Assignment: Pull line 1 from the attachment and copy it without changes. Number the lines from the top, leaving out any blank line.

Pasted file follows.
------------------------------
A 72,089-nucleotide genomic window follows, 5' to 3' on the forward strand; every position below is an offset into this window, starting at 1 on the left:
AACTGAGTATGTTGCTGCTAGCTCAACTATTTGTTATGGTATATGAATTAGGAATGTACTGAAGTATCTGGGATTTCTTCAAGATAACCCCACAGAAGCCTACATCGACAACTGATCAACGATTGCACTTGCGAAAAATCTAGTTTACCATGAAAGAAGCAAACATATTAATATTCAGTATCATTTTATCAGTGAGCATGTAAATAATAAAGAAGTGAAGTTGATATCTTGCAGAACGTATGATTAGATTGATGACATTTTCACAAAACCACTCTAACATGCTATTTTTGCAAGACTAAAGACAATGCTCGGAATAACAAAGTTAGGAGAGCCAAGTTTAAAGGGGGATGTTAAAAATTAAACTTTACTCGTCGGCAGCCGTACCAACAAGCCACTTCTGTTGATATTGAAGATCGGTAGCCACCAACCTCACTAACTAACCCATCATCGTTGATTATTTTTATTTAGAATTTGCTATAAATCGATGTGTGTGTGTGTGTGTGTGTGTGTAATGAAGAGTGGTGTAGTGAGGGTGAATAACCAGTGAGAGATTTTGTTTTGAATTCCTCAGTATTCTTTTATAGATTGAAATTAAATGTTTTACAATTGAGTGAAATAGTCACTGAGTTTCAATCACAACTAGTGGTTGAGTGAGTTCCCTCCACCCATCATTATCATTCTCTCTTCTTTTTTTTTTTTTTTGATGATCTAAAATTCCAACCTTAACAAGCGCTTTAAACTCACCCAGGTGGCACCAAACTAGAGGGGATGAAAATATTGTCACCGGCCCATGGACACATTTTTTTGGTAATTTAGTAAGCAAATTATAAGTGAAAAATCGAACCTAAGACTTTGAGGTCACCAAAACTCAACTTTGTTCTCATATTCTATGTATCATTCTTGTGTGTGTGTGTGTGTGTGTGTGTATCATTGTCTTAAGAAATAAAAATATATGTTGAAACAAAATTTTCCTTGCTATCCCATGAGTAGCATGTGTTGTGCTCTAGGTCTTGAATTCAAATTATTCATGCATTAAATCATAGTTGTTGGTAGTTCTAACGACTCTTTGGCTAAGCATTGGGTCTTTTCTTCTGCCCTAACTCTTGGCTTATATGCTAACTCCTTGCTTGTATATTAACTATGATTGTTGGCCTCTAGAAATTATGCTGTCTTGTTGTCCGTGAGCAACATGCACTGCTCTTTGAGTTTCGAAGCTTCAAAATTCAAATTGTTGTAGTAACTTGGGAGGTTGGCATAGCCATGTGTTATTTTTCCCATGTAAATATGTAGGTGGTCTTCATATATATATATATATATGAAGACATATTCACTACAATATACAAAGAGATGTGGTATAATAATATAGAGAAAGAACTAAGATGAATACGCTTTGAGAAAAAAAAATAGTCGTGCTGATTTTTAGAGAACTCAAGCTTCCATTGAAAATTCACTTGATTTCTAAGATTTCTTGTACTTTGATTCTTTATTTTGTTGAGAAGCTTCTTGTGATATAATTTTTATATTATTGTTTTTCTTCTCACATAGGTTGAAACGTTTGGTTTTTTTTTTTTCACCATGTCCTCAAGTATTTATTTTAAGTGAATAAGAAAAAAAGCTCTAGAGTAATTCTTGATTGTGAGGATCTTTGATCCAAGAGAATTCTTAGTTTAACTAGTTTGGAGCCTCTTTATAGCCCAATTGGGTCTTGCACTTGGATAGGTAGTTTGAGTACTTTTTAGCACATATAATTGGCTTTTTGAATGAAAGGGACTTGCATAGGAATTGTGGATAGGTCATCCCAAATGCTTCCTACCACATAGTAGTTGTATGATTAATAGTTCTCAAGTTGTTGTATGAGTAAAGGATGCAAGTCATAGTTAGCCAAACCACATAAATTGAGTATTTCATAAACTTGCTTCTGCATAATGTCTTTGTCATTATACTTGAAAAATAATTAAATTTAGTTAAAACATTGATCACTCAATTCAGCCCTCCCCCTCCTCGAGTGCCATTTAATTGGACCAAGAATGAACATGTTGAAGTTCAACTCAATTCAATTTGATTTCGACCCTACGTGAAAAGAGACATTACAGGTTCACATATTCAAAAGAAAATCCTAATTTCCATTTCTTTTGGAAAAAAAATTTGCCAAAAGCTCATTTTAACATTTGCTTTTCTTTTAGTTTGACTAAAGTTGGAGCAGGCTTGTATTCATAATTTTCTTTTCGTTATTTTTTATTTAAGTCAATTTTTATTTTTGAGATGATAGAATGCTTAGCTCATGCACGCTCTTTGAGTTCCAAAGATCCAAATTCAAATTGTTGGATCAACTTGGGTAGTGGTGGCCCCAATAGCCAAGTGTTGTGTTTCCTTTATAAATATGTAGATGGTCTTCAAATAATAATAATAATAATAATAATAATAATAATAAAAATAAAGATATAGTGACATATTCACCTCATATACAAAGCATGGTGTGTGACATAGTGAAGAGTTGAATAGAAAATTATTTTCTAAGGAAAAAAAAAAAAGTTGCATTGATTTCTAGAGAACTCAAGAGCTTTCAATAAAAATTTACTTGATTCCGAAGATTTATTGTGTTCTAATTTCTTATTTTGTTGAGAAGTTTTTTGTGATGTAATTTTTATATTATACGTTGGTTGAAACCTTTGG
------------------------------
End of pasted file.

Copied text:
A 72,089-nucleotide genomic window follows, 5' to 3' on the forward strand; every position below is an offset into this window, starting at 1 on the left: